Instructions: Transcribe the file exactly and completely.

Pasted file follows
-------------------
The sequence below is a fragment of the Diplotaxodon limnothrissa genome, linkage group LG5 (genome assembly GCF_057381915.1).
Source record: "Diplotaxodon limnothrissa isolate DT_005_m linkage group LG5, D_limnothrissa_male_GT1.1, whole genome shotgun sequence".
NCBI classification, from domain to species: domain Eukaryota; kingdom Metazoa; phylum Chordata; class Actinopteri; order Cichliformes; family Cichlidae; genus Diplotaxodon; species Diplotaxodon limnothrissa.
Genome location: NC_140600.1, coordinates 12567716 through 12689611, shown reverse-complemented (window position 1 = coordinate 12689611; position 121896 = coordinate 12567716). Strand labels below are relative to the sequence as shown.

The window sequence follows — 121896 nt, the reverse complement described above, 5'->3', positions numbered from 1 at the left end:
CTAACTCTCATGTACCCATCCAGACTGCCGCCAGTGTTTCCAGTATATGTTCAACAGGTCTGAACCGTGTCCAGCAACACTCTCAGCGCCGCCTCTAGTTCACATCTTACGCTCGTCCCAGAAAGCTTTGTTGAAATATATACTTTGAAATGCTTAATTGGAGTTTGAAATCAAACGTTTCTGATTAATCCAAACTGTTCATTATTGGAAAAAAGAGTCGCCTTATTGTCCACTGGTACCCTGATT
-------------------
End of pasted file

The sequence below is a fragment of the Diplotaxodon limnothrissa genome, linkage group LG5 (genome assembly GCF_057381915.1).
Source record: "Diplotaxodon limnothrissa isolate DT_005_m linkage group LG5, D_limnothrissa_male_GT1.1, whole genome shotgun sequence".
NCBI classification, from domain to species: domain Eukaryota; kingdom Metazoa; phylum Chordata; class Actinopteri; order Cichliformes; family Cichlidae; genus Diplotaxodon; species Diplotaxodon limnothrissa.
Genome location: NC_140600.1, coordinates 12567716 through 12689611, shown reverse-complemented (window position 1 = coordinate 12689611; position 121896 = coordinate 12567716). Strand labels below are relative to the sequence as shown.

The window sequence follows — 121896 nt, the reverse complement described above, 5'->3', positions numbered from 1 at the left end:
CTAACTCTCATGTACCCATCCAGACTGCCGCCAGTGTTTCCAGTATATGTTCAACAGGTCTGAACCGTGTCCAGCAACACTCTCAGCGCCGCCTCTAGTTCACATCTTACGCTCGTCCCAGAAAGCTTTGTTGAAATATATACTTTGAAATGCTTAATTGGAGTTTGAAATCAAACGTTTCTGATTAATCCAAACTGTTCATTATTGGAAAAAAGAGTCGCCTTATTGTCCACTGGTACCCTGATT